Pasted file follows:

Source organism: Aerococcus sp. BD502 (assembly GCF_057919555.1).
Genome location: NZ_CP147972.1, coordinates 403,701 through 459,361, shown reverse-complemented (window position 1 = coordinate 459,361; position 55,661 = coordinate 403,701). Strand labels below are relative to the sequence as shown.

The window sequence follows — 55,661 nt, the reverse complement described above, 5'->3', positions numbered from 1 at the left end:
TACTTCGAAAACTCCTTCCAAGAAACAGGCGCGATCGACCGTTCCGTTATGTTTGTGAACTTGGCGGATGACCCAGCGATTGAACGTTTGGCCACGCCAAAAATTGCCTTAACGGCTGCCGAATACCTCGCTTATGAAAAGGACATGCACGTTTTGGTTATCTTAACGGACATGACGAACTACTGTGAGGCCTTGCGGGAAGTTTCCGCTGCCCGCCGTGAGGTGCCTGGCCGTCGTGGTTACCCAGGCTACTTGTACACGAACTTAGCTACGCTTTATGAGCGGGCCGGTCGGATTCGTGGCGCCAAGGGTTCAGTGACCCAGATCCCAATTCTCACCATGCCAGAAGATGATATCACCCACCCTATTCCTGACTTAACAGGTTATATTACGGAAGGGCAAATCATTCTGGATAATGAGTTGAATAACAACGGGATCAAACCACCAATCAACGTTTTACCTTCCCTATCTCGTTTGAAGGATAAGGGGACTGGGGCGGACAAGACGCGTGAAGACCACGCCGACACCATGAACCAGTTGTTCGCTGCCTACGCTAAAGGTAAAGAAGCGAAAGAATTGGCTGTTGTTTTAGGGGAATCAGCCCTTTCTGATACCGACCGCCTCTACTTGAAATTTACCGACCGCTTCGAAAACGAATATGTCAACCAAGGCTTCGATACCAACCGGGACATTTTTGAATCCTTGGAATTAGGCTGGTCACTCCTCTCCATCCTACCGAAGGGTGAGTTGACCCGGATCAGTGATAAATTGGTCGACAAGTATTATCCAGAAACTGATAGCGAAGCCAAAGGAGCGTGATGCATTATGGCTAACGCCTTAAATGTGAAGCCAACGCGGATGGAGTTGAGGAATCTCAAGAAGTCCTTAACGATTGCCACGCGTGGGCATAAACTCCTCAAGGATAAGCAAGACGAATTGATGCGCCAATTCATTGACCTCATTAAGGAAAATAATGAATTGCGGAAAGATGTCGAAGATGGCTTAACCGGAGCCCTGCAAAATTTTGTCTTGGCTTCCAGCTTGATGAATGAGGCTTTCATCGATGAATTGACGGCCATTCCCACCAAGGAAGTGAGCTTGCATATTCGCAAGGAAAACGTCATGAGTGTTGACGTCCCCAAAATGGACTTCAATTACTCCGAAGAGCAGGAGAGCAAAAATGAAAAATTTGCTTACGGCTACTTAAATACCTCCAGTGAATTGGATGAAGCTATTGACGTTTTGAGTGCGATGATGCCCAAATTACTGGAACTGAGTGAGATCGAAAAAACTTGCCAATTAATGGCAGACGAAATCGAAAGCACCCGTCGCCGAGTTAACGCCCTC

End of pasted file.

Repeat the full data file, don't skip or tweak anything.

Source organism: Aerococcus sp. BD502 (assembly GCF_057919555.1).
Genome location: NZ_CP147972.1, coordinates 403,701 through 459,361, shown reverse-complemented (window position 1 = coordinate 459,361; position 55,661 = coordinate 403,701). Strand labels below are relative to the sequence as shown.

The window sequence follows — 55,661 nt, the reverse complement described above, 5'->3', positions numbered from 1 at the left end:
TACTTCGAAAACTCCTTCCAAGAAACAGGCGCGATCGACCGTTCCGTTATGTTTGTGAACTTGGCGGATGACCCAGCGATTGAACGTTTGGCCACGCCAAAAATTGCCTTAACGGCTGCCGAATACCTCGCTTATGAAAAGGACATGCACGTTTTGGTTATCTTAACGGACATGACGAACTACTGTGAGGCCTTGCGGGAAGTTTCCGCTGCCCGCCGTGAGGTGCCTGGCCGTCGTGGTTACCCAGGCTACTTGTACACGAACTTAGCTACGCTTTATGAGCGGGCCGGTCGGATTCGTGGCGCCAAGGGTTCAGTGACCCAGATCCCAATTCTCACCATGCCAGAAGATGATATCACCCACCCTATTCCTGACTTAACAGGTTATATTACGGAAGGGCAAATCATTCTGGATAATGAGTTGAATAACAACGGGATCAAACCACCAATCAACGTTTTACCTTCCCTATCTCGTTTGAAGGATAAGGGGACTGGGGCGGACAAGACGCGTGAAGACCACGCCGACACCATGAACCAGTTGTTCGCTGCCTACGCTAAAGGTAAAGAAGCGAAAGAATTGGCTGTTGTTTTAGGGGAATCAGCCCTTTCTGATACCGACCGCCTCTACTTGAAATTTACCGACCGCTTCGAAAACGAATATGTCAACCAAGGCTTCGATACCAACCGGGACATTTTTGAATCCTTGGAATTAGGCTGGTCACTCCTCTCCATCCTACCGAAGGGTGAGTTGACCCGGATCAGTGATAAATTGGTCGACAAGTATTATCCAGAAACTGATAGCGAAGCCAAAGGAGCGTGATGCATTATGGCTAACGCCTTAAATGTGAAGCCAACGCGGATGGAGTTGAGGAATCTCAAGAAGTCCTTAACGATTGCCACGCGTGGGCATAAACTCCTCAAGGATAAGCAAGACGAATTGATGCGCCAATTCATTGACCTCATTAAGGAAAATAATGAATTGCGGAAAGATGTCGAAGATGGCTTAACCGGAGCCCTGCAAAATTTTGTCTTGGCTTCCAGCTTGATGAATGAGGCTTTCATCGATGAATTGACGGCCATTCCCACCAAGGAAGTGAGCTTGCATATTCGCAAGGAAAACGTCATGAGTGTTGACGTCCCCAAAATGGACTTCAATTACTCCGAAGAGCAGGAGAGCAAAAATGAAAAATTTGCTTACGGCTACTTAAATACCTCCAGTGAATTGGATGAAGCTATTGACGTTTTGAGTGCGATGATGCCCAAATTACTGGAACTGAGTGAGATCGAAAAAACTTGCCAATTAATGGCAGACGAAATCGAAAGCACCCGTCGCCGAGTTAACGCCCTC